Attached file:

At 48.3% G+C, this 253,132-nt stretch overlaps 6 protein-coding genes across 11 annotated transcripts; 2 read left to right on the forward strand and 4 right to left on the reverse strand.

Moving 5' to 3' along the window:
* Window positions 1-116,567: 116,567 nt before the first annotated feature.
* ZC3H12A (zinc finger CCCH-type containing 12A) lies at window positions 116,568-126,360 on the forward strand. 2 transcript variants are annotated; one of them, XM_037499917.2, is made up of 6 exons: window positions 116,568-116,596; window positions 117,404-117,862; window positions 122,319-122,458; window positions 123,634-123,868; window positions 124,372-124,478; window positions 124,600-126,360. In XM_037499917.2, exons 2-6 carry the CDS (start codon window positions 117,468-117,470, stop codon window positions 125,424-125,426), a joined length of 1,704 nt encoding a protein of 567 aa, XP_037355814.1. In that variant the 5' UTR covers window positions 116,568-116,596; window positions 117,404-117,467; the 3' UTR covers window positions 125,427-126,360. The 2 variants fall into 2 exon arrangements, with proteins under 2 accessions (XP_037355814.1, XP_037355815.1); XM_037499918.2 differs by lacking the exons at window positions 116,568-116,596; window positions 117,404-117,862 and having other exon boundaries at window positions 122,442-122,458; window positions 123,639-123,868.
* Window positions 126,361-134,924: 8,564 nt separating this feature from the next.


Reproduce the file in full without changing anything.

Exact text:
At 48.3% G+C, this 253,132-nt stretch overlaps 6 protein-coding genes across 11 annotated transcripts; 2 read left to right on the forward strand and 4 right to left on the reverse strand.

Moving 5' to 3' along the window:
* Window positions 1-116,567: 116,567 nt before the first annotated feature.
* ZC3H12A (zinc finger CCCH-type containing 12A) lies at window positions 116,568-126,360 on the forward strand. 2 transcript variants are annotated; one of them, XM_037499917.2, is made up of 6 exons: window positions 116,568-116,596; window positions 117,404-117,862; window positions 122,319-122,458; window positions 123,634-123,868; window positions 124,372-124,478; window positions 124,600-126,360. In XM_037499917.2, exons 2-6 carry the CDS (start codon window positions 117,468-117,470, stop codon window positions 125,424-125,426), a joined length of 1,704 nt encoding a protein of 567 aa, XP_037355814.1. In that variant the 5' UTR covers window positions 116,568-116,596; window positions 117,404-117,467; the 3' UTR covers window positions 125,427-126,360. The 2 variants fall into 2 exon arrangements, with proteins under 2 accessions (XP_037355814.1, XP_037355815.1); XM_037499918.2 differs by lacking the exons at window positions 116,568-116,596; window positions 117,404-117,862 and having other exon boundaries at window positions 122,442-122,458; window positions 123,639-123,868.
* Window positions 126,361-134,924: 8,564 nt separating this feature from the next.